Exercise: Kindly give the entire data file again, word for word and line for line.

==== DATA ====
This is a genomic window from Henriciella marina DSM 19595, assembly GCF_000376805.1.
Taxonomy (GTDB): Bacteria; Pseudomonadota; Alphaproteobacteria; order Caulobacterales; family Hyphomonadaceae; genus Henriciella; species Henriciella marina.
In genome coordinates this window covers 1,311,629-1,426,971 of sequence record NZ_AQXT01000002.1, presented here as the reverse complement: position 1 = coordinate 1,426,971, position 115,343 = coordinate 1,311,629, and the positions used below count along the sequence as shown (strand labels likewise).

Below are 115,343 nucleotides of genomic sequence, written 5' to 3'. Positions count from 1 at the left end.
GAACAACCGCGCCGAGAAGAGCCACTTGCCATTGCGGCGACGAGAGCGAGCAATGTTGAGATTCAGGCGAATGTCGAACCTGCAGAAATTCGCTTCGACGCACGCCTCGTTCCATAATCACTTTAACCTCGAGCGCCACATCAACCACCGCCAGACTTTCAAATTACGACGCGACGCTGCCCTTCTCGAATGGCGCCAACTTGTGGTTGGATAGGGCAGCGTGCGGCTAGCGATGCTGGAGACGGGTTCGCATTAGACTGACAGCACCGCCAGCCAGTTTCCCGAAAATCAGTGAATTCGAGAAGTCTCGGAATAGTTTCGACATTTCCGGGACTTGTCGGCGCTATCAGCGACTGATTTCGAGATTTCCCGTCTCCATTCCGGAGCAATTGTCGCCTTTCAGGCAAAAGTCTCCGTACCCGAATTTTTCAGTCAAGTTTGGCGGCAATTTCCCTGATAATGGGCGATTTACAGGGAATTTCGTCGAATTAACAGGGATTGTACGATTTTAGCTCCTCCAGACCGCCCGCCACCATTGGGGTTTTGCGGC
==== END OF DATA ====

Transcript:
This is a genomic window from Henriciella marina DSM 19595, assembly GCF_000376805.1.
Taxonomy (GTDB): Bacteria; Pseudomonadota; Alphaproteobacteria; order Caulobacterales; family Hyphomonadaceae; genus Henriciella; species Henriciella marina.
In genome coordinates this window covers 1,311,629-1,426,971 of sequence record NZ_AQXT01000002.1, presented here as the reverse complement: position 1 = coordinate 1,426,971, position 115,343 = coordinate 1,311,629, and the positions used below count along the sequence as shown (strand labels likewise).

Below are 115,343 nucleotides of genomic sequence, written 5' to 3'. Positions count from 1 at the left end.
GAACAACCGCGCCGAGAAGAGCCACTTGCCATTGCGGCGACGAGAGCGAGCAATGTTGAGATTCAGGCGAATGTCGAACCTGCAGAAATTCGCTTCGACGCACGCCTCGTTCCATAATCACTTTAACCTCGAGCGCCACATCAACCACCGCCAGACTTTCAAATTACGACGCGACGCTGCCCTTCTCGAATGGCGCCAACTTGTGGTTGGATAGGGCAGCGTGCGGCTAGCGATGCTGGAGACGGGTTCGCATTAGACTGACAGCACCGCCAGCCAGTTTCCCGAAAATCAGTGAATTCGAGAAGTCTCGGAATAGTTTCGACATTTCCGGGACTTGTCGGCGCTATCAGCGACTGATTTCGAGATTTCCCGTCTCCATTCCGGAGCAATTGTCGCCTTTCAGGCAAAAGTCTCCGTACCCGAATTTTTCAGTCAAGTTTGGCGGCAATTTCCCTGATAATGGGCGATTTACAGGGAATTTCGTCGAATTAACAGGGATTGTACGATTTTAGCTCCTCCAGACCGCCCGCCACCATTGGGGTTTTGCGGC